Want to learn about the public policy advances in Europe for the faster introduction of autonomous vehicle services in Public Transportation? In the Mobilités Magazine n°46, proposals of the removal of the safety-driver in tests with these vehicles from 2021 and the increase in operational speed to a maximum of 60km/h on certain roads are presented. The scientific coordinator of the AVENUE Project, Prof. Danielle ATTIAS, indicates the project’s proposals & advances along with their potential for the future of services with autonomous shuttles as a complement to public transportation. The new business models that can emerge through this market innovation are also being discussed.



TV/Newspaper: SWI Swissinfo – The slow but steady progress of driverless buses in Switzerland

Source: SWI Swissinfo
Author: Simon Bradley
Date: September 24, 2020

Over the past five years, various kinds of autonomous vehicles, including buses, have popped up on Swiss roads. But though testing continues, a driverless future might yet be some years away.

This article is also available in other languages :
deutch (de)
Shuttle-Bus ohne Fahrer ist noch Zukunftsmusik
Português (pt) Ônibus sem motorista na Suíça avança, mas com muitas paradas
中文 (zh) 瑞士无人驾驶公交车虽进展缓慢,却仍在稳步推进
عربي (ar) الحافلات ذاتية القيادة في سويسرا تتقدّم ببطء ولكن بثبات
Français (fr) Les bus autonomes font leur chemin en Suisse
Pусский (ru) Беспилотный транспорт Швейцарии развивается медленно, но верно
Italiano (it) Gli autobus autonomi si fanno strada pian piano in Svizzera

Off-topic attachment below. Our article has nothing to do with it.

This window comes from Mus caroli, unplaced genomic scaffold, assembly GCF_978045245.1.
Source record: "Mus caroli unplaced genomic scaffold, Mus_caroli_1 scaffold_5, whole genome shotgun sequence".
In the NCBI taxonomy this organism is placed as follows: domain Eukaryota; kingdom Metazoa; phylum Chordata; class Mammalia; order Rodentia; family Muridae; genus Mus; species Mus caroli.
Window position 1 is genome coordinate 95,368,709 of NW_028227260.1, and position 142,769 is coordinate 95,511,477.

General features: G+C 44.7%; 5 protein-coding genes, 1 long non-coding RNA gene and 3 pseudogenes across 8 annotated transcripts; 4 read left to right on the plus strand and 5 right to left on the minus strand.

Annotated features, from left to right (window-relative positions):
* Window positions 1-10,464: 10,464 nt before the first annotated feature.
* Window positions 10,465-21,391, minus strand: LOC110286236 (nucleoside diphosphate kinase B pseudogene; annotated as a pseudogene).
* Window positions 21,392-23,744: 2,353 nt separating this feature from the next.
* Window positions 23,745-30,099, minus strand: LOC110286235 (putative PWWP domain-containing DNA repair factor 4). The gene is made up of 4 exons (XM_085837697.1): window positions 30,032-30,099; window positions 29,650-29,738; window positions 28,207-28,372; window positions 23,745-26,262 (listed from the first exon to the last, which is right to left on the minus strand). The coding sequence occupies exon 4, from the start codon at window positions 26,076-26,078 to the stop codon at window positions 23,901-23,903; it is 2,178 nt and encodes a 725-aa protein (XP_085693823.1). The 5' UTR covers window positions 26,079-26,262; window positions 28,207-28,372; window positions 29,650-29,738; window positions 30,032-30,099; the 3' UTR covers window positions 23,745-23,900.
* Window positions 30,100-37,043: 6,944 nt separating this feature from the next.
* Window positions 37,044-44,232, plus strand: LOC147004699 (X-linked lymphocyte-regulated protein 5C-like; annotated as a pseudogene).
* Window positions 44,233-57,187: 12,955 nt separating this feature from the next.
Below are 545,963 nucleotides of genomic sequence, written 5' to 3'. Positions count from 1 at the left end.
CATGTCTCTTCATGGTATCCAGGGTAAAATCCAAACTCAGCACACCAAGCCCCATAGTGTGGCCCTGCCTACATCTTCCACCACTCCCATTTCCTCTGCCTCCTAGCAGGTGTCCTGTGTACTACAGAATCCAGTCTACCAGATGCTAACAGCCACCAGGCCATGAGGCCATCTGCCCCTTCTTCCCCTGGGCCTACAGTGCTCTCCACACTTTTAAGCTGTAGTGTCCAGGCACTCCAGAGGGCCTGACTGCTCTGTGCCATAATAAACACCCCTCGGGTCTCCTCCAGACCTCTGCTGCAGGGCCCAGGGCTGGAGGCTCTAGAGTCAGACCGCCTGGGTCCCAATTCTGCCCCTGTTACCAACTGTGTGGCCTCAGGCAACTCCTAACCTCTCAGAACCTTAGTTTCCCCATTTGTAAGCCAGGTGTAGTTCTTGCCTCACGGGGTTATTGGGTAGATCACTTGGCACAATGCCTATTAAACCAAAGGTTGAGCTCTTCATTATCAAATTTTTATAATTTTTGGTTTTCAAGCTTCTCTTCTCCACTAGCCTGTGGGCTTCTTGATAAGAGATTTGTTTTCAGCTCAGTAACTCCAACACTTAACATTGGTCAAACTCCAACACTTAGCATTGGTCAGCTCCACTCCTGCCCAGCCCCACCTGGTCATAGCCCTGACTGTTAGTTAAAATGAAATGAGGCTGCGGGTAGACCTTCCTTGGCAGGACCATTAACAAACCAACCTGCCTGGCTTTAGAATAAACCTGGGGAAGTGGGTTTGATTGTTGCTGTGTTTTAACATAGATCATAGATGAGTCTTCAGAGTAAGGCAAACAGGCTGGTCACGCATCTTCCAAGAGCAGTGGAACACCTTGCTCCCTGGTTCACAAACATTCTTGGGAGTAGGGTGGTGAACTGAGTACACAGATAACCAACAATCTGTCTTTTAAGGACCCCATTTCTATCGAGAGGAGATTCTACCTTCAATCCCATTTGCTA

On a crisp autumn morning in the Geneva countryside, a bright orange-and-white electric bus is winding through the leafy 36-hectare grounds of the Belle-Idée hospital site.

The bus is trundling along a gravel path when suddenly a patient and a nurse step out from behind a tree. The vehicle brakes sharply, a bell rings out, a “keep your distance” sign flashes at the front and rear. The couple steps back, and the bus continues slowly on its way.

The toy-like shuttle – empty apart from a safety operator and guided by sensors, GPS and radar – is the centrepiece of a unique driverless public transport experiment.

“It’s a world first for a public transport service,” says Dimitri Konstantas, director of the Information Science Institute at the University of Geneva, who is coordinating the project. “Most sites and lines have a fixed route… but here the difference is that there is no route. You can go anywhere.”

Testing, testing